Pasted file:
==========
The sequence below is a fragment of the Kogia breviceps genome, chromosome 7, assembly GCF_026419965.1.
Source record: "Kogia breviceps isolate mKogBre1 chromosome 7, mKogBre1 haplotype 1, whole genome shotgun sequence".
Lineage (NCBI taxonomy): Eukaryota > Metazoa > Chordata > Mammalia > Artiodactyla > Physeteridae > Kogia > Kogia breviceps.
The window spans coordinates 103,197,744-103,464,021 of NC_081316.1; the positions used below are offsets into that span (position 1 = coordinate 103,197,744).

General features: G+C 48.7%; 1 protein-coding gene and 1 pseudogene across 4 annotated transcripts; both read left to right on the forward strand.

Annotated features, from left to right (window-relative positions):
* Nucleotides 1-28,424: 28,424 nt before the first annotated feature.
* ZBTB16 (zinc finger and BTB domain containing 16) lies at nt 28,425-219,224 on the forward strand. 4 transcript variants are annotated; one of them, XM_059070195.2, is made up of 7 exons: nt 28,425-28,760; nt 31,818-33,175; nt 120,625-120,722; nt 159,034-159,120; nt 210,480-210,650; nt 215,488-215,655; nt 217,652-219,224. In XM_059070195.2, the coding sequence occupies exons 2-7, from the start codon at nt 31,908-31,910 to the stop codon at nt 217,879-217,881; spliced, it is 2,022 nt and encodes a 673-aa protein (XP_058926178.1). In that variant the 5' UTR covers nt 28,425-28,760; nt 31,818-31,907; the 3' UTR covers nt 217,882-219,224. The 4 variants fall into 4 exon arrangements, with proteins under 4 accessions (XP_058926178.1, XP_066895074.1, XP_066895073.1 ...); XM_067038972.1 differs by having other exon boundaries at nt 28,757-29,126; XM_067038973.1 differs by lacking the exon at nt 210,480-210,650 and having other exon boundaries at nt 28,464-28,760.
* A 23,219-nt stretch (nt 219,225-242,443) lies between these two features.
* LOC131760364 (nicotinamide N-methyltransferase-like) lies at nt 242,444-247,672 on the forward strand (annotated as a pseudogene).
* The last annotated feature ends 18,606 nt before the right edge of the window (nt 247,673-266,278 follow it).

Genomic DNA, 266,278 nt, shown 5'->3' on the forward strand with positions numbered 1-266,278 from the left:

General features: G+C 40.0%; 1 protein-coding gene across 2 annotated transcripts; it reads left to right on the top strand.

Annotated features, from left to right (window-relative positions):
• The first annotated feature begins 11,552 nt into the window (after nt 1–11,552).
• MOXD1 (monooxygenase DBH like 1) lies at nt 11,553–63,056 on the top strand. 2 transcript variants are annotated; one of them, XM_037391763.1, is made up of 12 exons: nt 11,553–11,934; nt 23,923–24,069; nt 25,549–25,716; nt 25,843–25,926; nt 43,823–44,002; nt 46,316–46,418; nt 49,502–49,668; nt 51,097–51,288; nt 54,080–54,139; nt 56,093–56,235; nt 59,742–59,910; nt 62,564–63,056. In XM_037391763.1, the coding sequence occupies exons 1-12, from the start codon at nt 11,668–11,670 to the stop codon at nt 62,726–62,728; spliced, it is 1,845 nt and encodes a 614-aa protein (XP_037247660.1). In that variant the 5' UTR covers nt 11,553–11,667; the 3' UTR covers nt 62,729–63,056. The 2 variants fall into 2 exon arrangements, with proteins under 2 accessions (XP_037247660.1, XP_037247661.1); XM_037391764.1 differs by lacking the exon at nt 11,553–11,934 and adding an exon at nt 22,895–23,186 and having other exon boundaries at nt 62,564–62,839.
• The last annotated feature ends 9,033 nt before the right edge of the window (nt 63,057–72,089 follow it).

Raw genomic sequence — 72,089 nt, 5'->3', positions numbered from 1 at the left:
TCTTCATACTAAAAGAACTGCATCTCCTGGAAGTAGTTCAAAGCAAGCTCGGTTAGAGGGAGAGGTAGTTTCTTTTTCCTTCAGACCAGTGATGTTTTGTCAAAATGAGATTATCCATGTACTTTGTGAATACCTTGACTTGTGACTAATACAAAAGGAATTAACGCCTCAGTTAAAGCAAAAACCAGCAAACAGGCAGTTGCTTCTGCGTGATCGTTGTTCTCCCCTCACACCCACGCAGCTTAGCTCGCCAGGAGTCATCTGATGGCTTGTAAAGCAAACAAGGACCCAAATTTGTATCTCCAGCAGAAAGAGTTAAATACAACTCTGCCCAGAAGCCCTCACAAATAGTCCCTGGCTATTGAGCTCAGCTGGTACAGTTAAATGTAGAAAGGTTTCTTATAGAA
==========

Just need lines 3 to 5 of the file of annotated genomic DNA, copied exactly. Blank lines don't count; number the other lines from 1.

Lineage (NCBI taxonomy): Eukaryota > Metazoa > Chordata > Mammalia > Artiodactyla > Physeteridae > Kogia > Kogia breviceps.
The window spans coordinates 103,197,744-103,464,021 of NC_081316.1; the positions used below are offsets into that span (position 1 = coordinate 103,197,744).

General features: G+C 48.7%; 1 protein-coding gene and 1 pseudogene across 4 annotated transcripts; both read left to right on the forward strand.